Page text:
Alongside the creative challenge of producing and distributing great video content internationally, there is a huge administrative burden. The contributors to the production – writers, director, actors, musicians, and more – all have to be paid.
Sources of funding have to be reconciled, managed and in due course reimbursed. Once the content is complete, then revenues must be collected from those who buy it – broadcasters, OTT services, other distributors, the packaged physical media supply chain, and even individuals. Some of those revenues will be retained by the producer; some will be passed on to the supply side.
At Groupe Média TFO we have an excellent reputation for creating content, particularly for children, and we want to expand our capacity. But as a government-funded body we have to work within strict financial constraints. Working with producers, broadcasters, content funders, government agencies, unions and policies makers, we have developed a prototype platform which uses blockchain to create a completely fresh approach to managing all these relationships.
When a producer sets out to create a piece of content, it requires a large number of contracts with different entities. These might include:
- actors and performers
- composers and musicians, or music libraries
- freelance camera, sound and other technicians
- set designers and construction workshops
- costume rental
- location hire
- post production
You can see how the list can go on. Each of these relationships needs a contract, which will have payment terms. In some cases these contracts will be direct with the individual concerned; in some it will be via an agency or union.
The payment terms will depend upon timing in the production. Some will be paid daily for their contribution; others may have an initial fee and an agreed share of any profits above a given threshold.
At the same time there is another chain of contracts, with those who are going to show the content:
- broadcasters around the world
- content syndicators
- OTT platforms like YouTube or Netflix
- physical media manufacturers (DVDs)
- download-to-own distributors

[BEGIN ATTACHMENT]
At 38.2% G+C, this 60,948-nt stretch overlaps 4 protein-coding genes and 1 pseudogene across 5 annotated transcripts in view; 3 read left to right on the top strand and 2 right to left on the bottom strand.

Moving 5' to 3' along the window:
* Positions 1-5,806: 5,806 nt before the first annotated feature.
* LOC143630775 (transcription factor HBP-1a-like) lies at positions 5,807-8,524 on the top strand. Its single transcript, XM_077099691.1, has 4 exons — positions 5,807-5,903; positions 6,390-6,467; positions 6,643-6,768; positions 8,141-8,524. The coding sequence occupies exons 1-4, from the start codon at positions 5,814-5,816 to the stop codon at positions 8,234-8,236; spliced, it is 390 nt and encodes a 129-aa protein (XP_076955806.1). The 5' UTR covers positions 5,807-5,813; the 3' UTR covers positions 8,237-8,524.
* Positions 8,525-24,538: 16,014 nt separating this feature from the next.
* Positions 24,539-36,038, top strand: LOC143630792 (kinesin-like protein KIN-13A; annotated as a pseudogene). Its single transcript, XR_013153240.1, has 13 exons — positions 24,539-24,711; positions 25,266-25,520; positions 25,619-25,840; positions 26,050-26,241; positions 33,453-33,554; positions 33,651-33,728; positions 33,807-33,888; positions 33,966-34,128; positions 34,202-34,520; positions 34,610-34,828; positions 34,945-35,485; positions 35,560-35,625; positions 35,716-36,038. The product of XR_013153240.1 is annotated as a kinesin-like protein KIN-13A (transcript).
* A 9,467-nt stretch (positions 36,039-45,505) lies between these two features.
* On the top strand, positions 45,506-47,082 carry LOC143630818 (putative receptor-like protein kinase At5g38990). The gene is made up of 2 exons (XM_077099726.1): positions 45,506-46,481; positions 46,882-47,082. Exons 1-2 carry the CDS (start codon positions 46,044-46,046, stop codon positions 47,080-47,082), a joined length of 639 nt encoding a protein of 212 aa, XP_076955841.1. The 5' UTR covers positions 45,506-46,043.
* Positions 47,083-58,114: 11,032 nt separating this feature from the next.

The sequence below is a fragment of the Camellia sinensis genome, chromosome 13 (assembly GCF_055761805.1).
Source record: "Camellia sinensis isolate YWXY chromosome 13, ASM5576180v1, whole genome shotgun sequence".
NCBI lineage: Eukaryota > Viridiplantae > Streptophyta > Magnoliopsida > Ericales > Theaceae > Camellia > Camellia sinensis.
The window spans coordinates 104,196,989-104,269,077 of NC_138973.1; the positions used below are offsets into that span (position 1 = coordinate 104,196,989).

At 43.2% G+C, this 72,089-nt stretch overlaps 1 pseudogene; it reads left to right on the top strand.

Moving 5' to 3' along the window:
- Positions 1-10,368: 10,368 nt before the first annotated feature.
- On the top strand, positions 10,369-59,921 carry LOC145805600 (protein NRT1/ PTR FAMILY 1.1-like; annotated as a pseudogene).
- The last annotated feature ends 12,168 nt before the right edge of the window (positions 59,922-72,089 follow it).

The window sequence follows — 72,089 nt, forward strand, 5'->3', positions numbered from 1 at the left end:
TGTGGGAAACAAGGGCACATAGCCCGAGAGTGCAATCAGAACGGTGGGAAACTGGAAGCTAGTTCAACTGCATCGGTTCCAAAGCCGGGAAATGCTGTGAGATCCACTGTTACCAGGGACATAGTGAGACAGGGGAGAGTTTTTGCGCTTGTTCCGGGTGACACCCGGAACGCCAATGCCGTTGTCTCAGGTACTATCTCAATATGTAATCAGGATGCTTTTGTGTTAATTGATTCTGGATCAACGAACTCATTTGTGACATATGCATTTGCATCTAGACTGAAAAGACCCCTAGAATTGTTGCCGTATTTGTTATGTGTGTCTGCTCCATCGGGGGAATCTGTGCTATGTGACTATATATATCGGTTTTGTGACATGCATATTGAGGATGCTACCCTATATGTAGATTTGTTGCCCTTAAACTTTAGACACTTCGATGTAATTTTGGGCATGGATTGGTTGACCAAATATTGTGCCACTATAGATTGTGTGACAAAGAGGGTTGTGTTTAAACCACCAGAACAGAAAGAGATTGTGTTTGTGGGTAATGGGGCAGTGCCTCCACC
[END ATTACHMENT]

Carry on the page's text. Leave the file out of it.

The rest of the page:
Again, each will have a unique contract with details of the payment due to the producer. These may be one-off fees, or they may be linked to the number of downloads or DVDs sold.
After the initial release of the production there may be continuing fees for further broadcasts or availability. These are potentially many years into the future, when the team originally assembled to manage the commercial side of the production has long since moved on.
Finally, there will be a third group of contracts, for those offering the finance for the production. They could be co-producers, or they could be dedicated funding organisations like the Canadian Media Fund. The production could even be part-funded by crowdsourcing.
To simplify this complex commercial process, Groupe Média TFO, with the financial support of the Canadian Media Fund, investigated the emerging technology of blockchain.
If the resulting system is to be a success it will need widespread acceptance and adoption, so we brought into the project a broad range of potential users. These include producers, broadcasters, unions, funders, government bodies and policy makers.
The project was a collaborative effort which brought together the experience and expertise of this steering group with the technical expertise of specialist partners. The result is a prototype system called Blockchain TFO.
Download the full tech paper below
Using Blockchain to Manage Production and Distribution - Eric MinoliPDF, Size 0.71 mb
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